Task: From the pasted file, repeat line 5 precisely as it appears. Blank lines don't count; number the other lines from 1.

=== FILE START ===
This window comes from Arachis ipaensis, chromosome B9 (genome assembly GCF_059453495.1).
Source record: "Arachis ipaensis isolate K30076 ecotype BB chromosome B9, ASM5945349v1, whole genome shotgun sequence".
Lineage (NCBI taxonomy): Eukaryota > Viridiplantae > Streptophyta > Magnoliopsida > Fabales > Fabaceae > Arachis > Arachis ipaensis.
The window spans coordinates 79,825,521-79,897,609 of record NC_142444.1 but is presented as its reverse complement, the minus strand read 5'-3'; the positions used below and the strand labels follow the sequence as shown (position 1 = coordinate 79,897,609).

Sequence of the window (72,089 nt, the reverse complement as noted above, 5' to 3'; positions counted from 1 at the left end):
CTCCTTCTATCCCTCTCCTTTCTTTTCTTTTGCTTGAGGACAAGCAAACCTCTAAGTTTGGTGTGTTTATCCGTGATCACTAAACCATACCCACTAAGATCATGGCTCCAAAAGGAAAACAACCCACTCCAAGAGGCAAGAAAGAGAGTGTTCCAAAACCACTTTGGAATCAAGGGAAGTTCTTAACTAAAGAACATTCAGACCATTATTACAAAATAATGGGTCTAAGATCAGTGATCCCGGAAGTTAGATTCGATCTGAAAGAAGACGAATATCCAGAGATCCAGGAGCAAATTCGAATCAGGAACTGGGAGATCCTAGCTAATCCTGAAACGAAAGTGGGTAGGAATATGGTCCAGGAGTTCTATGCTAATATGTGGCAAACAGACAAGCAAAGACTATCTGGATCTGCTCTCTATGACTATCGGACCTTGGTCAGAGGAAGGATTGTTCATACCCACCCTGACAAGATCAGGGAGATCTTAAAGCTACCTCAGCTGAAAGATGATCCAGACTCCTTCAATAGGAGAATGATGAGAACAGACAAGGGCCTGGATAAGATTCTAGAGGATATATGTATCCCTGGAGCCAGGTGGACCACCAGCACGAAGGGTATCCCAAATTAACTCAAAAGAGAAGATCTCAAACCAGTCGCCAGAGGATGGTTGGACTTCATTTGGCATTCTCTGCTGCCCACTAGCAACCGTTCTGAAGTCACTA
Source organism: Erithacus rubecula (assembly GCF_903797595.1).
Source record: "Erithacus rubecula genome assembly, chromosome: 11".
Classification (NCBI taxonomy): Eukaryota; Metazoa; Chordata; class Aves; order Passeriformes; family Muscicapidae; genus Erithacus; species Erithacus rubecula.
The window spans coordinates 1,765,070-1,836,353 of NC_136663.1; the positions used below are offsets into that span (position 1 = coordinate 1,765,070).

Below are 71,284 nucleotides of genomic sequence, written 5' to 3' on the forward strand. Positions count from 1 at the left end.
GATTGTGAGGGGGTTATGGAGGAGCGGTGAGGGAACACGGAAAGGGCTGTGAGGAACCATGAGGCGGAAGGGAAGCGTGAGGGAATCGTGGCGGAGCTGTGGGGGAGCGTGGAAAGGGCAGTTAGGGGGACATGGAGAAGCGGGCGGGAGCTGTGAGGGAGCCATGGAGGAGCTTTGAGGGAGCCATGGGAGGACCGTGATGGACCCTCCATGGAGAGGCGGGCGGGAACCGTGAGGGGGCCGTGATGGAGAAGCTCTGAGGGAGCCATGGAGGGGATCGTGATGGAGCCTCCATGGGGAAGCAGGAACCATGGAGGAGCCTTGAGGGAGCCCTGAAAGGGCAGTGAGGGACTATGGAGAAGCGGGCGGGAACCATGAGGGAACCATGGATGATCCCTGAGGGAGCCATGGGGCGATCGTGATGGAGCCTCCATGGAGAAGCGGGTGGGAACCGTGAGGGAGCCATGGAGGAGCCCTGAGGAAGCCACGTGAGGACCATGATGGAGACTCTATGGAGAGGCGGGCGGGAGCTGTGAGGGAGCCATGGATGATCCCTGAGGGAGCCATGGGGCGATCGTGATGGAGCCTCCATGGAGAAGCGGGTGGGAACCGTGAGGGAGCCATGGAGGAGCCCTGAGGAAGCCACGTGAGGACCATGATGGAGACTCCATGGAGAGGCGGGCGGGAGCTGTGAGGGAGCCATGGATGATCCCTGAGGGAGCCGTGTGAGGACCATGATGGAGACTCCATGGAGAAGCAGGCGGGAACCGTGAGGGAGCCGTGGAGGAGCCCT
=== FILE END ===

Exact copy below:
Sequence of the window (72,089 nt, the reverse complement as noted above, 5' to 3'; positions counted from 1 at the left end):